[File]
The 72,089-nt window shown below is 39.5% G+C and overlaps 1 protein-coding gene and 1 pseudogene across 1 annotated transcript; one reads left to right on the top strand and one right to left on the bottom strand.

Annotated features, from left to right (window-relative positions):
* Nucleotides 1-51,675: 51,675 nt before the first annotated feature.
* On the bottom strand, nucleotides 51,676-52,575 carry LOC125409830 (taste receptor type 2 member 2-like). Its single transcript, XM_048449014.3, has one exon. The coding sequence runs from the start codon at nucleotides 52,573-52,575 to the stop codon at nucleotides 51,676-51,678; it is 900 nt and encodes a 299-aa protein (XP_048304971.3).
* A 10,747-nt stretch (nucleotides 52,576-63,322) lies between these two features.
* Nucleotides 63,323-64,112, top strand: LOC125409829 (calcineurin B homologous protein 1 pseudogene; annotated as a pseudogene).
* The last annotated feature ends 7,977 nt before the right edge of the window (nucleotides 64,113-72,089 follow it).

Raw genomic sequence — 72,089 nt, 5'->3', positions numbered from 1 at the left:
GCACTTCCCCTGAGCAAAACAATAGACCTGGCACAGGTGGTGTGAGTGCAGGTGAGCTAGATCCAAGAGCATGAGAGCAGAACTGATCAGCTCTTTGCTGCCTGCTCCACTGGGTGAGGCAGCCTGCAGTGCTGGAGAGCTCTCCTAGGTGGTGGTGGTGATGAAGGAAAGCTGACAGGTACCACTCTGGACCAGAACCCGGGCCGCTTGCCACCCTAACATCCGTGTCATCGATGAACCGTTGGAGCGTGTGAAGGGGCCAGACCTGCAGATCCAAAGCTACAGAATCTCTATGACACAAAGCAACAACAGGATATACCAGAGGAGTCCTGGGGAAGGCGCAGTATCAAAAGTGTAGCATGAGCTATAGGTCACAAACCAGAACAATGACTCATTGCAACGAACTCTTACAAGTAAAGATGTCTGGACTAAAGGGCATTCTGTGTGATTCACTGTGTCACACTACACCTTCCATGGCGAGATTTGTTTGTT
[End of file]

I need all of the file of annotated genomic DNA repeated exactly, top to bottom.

The 72,089-nt window shown below is 39.5% G+C and overlaps 1 protein-coding gene and 1 pseudogene across 1 annotated transcript; one reads left to right on the top strand and one right to left on the bottom strand.

Annotated features, from left to right (window-relative positions):
* Nucleotides 1-51,675: 51,675 nt before the first annotated feature.
* On the bottom strand, nucleotides 51,676-52,575 carry LOC125409830 (taste receptor type 2 member 2-like). Its single transcript, XM_048449014.3, has one exon. The coding sequence runs from the start codon at nucleotides 52,573-52,575 to the stop codon at nucleotides 51,676-51,678; it is 900 nt and encodes a 299-aa protein (XP_048304971.3).
* A 10,747-nt stretch (nucleotides 52,576-63,322) lies between these two features.
* Nucleotides 63,323-64,112, top strand: LOC125409829 (calcineurin B homologous protein 1 pseudogene; annotated as a pseudogene).
* The last annotated feature ends 7,977 nt before the right edge of the window (nucleotides 64,113-72,089 follow it).

Raw genomic sequence — 72,089 nt, 5'->3', positions numbered from 1 at the left:
GCACTTCCCCTGAGCAAAACAATAGACCTGGCACAGGTGGTGTGAGTGCAGGTGAGCTAGATCCAAGAGCATGAGAGCAGAACTGATCAGCTCTTTGCTGCCTGCTCCACTGGGTGAGGCAGCCTGCAGTGCTGGAGAGCTCTCCTAGGTGGTGGTGGTGATGAAGGAAAGCTGACAGGTACCACTCTGGACCAGAACCCGGGCCGCTTGCCACCCTAACATCCGTGTCATCGATGAACCGTTGGAGCGTGTGAAGGGGCCAGACCTGCAGATCCAAAGCTACAGAATCTCTATGACACAAAGCAACAACAGGATATACCAGAGGAGTCCTGGGGAAGGCGCAGTATCAAAAGTGTAGCATGAGCTATAGGTCACAAACCAGAACAATGACTCATTGCAACGAACTCTTACAAGTAAAGATGTCTGGACTAAAGGGCATTCTGTGTGATTCACTGTGTCACACTACACCTTCCATGGCGAGATTTGTTTGTT